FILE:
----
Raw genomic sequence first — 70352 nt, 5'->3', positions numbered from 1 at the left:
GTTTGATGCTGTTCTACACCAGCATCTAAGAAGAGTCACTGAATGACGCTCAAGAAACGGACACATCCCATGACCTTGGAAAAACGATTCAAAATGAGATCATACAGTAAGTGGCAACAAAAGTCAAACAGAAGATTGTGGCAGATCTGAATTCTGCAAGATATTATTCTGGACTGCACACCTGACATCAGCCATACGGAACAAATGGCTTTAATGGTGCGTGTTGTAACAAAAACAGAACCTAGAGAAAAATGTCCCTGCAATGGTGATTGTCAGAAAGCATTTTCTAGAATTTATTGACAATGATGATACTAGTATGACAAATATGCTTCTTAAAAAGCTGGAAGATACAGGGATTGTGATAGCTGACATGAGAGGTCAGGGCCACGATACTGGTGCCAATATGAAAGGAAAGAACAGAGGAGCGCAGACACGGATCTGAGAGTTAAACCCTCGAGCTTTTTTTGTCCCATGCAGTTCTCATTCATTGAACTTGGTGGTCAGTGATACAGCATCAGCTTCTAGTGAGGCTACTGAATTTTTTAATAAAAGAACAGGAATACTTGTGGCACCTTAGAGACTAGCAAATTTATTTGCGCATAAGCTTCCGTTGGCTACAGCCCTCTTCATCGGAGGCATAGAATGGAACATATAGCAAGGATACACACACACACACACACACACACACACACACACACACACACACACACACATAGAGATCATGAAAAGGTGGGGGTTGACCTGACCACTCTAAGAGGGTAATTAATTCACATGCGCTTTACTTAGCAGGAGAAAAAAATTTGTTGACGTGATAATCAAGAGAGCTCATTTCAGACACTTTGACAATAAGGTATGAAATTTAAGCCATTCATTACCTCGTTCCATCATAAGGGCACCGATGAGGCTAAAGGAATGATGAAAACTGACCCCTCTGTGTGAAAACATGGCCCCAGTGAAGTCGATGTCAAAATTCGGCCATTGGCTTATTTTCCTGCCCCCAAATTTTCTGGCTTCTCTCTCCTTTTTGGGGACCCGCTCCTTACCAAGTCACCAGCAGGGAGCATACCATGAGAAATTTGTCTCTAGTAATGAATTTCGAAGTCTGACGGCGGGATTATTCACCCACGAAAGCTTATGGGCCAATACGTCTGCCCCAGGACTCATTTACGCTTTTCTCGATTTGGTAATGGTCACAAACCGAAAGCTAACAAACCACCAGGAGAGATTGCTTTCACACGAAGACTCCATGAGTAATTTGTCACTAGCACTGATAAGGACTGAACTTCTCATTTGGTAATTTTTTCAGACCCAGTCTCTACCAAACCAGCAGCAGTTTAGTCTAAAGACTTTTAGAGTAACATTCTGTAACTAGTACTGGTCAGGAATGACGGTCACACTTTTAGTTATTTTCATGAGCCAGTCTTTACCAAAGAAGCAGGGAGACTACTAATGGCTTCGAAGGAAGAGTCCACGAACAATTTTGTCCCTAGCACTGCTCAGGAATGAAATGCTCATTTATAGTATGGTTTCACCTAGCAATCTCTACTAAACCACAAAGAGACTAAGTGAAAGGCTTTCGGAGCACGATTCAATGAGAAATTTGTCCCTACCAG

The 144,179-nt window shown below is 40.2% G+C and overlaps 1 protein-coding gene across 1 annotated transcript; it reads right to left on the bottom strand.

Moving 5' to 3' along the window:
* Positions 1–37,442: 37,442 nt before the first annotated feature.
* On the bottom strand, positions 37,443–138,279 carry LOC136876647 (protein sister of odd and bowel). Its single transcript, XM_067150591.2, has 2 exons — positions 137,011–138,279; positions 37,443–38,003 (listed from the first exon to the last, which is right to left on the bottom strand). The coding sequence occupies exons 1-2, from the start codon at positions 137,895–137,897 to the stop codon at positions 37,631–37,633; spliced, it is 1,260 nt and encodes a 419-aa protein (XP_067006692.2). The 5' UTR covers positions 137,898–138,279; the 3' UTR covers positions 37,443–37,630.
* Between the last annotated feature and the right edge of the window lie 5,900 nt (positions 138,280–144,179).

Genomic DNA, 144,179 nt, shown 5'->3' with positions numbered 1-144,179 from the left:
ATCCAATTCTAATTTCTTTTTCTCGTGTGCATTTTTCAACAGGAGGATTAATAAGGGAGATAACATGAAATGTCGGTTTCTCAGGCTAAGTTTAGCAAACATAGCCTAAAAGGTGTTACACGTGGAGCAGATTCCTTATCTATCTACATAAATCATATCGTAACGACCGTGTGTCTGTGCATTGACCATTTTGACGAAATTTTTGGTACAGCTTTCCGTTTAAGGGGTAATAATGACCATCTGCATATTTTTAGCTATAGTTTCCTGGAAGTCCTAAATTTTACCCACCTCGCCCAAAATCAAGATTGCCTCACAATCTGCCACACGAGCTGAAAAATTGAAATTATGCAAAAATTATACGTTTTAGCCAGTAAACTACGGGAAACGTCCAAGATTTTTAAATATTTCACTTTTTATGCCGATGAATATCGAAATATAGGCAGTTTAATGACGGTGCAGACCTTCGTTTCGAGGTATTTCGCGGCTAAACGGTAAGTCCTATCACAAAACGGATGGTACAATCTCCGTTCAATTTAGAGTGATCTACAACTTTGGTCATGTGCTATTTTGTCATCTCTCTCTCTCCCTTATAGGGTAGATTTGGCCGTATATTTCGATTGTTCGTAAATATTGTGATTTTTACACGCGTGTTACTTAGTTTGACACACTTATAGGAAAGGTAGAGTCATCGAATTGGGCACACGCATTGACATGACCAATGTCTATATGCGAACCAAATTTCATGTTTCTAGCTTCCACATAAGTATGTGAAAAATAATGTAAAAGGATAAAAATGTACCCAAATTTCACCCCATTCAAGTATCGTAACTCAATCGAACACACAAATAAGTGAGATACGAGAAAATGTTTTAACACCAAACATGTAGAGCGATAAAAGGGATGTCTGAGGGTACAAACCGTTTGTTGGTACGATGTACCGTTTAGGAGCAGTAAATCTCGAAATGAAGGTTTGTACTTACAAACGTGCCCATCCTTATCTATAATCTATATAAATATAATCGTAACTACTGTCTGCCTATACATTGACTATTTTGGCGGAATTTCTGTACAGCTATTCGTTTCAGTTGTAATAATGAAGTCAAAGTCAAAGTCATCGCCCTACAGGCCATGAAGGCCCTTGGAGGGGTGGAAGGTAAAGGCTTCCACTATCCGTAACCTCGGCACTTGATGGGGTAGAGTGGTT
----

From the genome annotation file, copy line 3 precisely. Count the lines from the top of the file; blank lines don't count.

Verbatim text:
The 144,179-nt window shown below is 40.2% G+C and overlaps 1 protein-coding gene across 1 annotated transcript; it reads right to left on the bottom strand.